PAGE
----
Where did all the rock on the National Mall come from? Locally quarried stone was used in the early part of Washington, DC’s history because it was too dificult to transport stone from other parts of the country. As railroads expanded in the late 1800s, the choices of building materials expanded as well. Suddenly, quarries from around the country were able to supply Washington, DC with rocks that showcased the unique geology of their region. Find out more about each type of rock used in the construction of the National Mall.
Igneous means “fire-formed” in Latin. Igneous rocks are formed when molten magma or lava cools. The magma can cool slowly or quickly, inside or outside of the earth’s crust. Magma that cools inside the crust forms intrusive igneous rocks. Lava, cooling outside of the crust, forms extrusive igneous rocks. Granite is an intrusive igneous rock.
Academy Black Granite
As dinosaurs roamed the earth during the Jurassic Age, magma at the base of ancient volcanoes in the Sierra Nevada foothills cooled to form this dark grey, almost black, intrusive igneous rock. It is now taken out of the earth from quarries near Raymond, California. Like other black “granites,” Academy Black Granite is technically somewhere between gabbro and diorite. Compare the Academy Black “Granite” benches with the true Carnelian Granite found at the FDR Memorial. You can also compare the unpolished FDR Memorial benches with the polished Academy Black wall at the Korean War Veterans Memorial.
Granite is an intrusive igneous rock. The Carnelian Granite that cooled inside the earth in the Early Proterozoic (2 billion years ago!) is now exposed at the earth’s surface in Milbank, South Dakota. The variety of colors and textures in each granite block at the FDR Memorial shows changes in the cooling speeds and chemistry of the magma that formed the Carnelian Granite. Some blocks have areas with tiny mineral crystals that cooled quickly. In most cases, interlocking crystals of clear quartz, pink feldspar, and various dark minerals cooled slowly, and are large enough to identify with your naked eye. Don’t be fooled if you see shimmers of gold in the granite…that’s just pyrite, also known as Fool’s Gold.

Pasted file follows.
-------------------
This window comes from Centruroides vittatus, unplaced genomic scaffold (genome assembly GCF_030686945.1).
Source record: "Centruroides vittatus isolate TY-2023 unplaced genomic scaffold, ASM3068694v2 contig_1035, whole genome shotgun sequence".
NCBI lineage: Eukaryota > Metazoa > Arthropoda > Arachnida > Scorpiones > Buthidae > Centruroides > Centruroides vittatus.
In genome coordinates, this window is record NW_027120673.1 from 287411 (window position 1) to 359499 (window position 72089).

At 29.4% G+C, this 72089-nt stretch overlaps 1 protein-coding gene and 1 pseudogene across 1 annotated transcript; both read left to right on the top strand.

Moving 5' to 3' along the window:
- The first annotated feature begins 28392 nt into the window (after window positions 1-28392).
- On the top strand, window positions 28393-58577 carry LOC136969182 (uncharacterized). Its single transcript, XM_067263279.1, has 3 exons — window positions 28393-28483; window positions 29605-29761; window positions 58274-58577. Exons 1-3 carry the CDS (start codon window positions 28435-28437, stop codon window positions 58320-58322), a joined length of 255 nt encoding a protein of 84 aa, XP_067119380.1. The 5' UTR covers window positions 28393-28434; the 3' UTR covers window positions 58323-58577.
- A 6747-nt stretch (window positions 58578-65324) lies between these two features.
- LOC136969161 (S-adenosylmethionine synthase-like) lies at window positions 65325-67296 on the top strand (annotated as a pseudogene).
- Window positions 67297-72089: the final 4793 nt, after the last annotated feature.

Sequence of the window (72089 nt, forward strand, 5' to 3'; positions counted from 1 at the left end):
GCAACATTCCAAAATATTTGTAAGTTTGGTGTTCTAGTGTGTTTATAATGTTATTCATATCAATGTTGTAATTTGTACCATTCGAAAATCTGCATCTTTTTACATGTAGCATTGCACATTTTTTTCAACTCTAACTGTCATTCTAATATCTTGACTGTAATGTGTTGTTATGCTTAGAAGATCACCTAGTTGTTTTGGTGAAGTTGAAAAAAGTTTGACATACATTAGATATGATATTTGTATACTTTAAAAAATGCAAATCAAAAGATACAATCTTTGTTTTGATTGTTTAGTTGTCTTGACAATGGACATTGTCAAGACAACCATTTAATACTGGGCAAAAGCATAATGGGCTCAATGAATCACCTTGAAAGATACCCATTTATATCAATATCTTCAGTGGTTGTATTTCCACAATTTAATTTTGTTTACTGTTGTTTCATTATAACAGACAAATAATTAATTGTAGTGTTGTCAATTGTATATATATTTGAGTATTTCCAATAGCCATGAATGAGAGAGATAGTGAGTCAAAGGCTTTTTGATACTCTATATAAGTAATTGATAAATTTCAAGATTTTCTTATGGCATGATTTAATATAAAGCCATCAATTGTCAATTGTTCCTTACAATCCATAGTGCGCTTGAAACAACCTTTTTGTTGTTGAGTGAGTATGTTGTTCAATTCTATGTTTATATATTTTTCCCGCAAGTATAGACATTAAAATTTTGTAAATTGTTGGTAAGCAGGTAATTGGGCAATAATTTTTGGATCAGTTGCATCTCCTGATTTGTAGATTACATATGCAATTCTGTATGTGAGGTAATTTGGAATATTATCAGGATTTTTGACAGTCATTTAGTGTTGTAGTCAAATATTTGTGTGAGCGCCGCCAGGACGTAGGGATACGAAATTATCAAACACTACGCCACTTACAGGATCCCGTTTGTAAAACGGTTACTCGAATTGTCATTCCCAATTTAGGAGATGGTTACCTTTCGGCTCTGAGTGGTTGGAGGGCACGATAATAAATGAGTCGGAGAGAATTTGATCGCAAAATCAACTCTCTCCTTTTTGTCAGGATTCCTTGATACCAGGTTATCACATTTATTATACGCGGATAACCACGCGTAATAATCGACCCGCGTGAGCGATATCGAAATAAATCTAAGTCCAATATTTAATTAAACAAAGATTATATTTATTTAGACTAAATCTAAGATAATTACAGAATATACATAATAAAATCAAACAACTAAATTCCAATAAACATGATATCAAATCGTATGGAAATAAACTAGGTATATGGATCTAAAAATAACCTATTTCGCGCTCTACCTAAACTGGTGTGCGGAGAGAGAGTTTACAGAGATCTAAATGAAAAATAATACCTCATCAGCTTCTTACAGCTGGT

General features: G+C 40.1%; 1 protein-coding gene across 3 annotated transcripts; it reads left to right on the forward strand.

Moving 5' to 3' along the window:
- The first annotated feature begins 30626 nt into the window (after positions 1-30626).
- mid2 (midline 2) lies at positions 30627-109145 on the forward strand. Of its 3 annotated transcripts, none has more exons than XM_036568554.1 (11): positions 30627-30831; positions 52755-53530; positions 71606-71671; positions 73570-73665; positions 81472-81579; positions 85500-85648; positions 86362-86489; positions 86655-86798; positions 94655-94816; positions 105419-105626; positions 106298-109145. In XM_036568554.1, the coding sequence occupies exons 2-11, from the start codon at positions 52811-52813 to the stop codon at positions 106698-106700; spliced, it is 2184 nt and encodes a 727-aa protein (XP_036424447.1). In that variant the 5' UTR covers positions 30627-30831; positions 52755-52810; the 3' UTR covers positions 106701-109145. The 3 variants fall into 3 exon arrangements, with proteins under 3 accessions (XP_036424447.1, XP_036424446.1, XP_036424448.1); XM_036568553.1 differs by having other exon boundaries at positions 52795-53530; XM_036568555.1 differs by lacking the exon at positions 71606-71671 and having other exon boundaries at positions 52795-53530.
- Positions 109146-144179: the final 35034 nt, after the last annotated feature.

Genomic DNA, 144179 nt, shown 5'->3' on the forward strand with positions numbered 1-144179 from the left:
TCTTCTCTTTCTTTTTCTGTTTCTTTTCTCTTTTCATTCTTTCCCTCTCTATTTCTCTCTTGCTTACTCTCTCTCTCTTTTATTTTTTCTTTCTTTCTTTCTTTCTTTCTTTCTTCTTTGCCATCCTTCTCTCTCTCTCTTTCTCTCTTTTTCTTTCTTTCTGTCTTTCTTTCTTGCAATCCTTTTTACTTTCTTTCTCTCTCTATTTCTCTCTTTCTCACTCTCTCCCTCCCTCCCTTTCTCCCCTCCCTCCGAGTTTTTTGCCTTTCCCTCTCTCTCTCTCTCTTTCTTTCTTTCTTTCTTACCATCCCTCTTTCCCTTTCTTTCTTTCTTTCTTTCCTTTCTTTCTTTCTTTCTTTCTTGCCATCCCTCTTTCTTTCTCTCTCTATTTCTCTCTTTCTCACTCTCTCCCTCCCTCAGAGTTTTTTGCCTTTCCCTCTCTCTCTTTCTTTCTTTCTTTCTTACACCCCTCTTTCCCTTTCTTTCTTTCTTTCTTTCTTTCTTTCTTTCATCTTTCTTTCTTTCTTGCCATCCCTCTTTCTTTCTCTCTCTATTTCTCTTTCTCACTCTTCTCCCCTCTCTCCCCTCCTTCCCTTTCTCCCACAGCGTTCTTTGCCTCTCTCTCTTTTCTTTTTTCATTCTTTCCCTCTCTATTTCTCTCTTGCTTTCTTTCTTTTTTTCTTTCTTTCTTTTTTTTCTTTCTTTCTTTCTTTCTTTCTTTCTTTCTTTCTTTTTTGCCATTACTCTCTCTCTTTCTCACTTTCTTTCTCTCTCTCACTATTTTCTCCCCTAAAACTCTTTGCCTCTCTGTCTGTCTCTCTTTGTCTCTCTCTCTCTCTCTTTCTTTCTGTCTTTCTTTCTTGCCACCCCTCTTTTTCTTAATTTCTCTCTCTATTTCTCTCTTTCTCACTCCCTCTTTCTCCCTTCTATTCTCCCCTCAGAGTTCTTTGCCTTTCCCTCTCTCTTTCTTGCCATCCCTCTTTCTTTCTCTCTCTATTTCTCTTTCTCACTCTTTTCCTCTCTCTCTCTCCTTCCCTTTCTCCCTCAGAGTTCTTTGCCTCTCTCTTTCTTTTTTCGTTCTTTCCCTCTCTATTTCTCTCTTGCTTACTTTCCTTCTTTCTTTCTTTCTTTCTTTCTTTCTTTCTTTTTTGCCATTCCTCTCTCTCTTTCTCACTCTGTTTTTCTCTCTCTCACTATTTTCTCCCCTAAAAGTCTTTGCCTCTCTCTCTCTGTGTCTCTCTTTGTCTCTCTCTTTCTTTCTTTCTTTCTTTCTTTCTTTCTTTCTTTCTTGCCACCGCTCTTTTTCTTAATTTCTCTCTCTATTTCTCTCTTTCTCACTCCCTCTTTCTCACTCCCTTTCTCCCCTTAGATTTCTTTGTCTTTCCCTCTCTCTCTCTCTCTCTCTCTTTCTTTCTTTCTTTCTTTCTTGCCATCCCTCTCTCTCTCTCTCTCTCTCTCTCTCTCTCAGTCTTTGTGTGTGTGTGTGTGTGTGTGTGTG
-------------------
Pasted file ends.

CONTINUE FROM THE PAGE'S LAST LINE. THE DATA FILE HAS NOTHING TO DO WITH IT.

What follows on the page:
Indian Black Granite
The darkest rock possible was used for the Vietnam Veterans Memorial so that the polished surface would reflect like a mirror. The natural color of the Black Granite from Bangalore, India is the color inside the engraved names, not the color of the polished surface. Even so, this rock is much too dark to be called a true granite. Can you see big crystals of pink or gray feldspar and clear crystals of quartz inside this rock? If not, it is not really granite. Geologists give intrusive igneous rocks with different cooling speeds and magma chemistry different names. Gabbro is the geologic name for rocks with smaller and darker mineral crystals than granite. If the magma that formed this gabbro had cooled outside, instead of inside the earth, it would have been called basalt.
Rockland is a city located on the eastern coast of Maine where long rows of granite islands create a protective harbor. Glaciers once covered this area with ice over a mile thick. When the glaciers retreated, they scraped away all the softer rock and uncovered the granite. Have you ever tried to hold a beach ball underwater? It is buoyant, and wants to float to the surface. Well, land is buoyant too and without the weight of all that ice, the land was able to rise up very slowly. When glacier melt made sea levels rise, only the more resistant granite areas remained exposed as islands. Granite from quarries near Rockland, Maine is found inside the Washington Monument above the 150 foot level.
Milford Pink Granite
Historically, the town of Milford, Massachusetts was known for two things: boot making and granite. But well before people started making boots in the nineteenth century, the earth was busy making granite in the Precambrian Age. Milford Pink Granite is a popular building stone all over the world because of its subtle color and even texture. The colors in granite from Milford, Massachusetts range from pink to light gray to greenish gray, with black spots from the mineral biotite. In Washington, DC, look for Milford Pink Granite all around the base and plaza of the Lincoln Memorial.
Minnesota Black Granite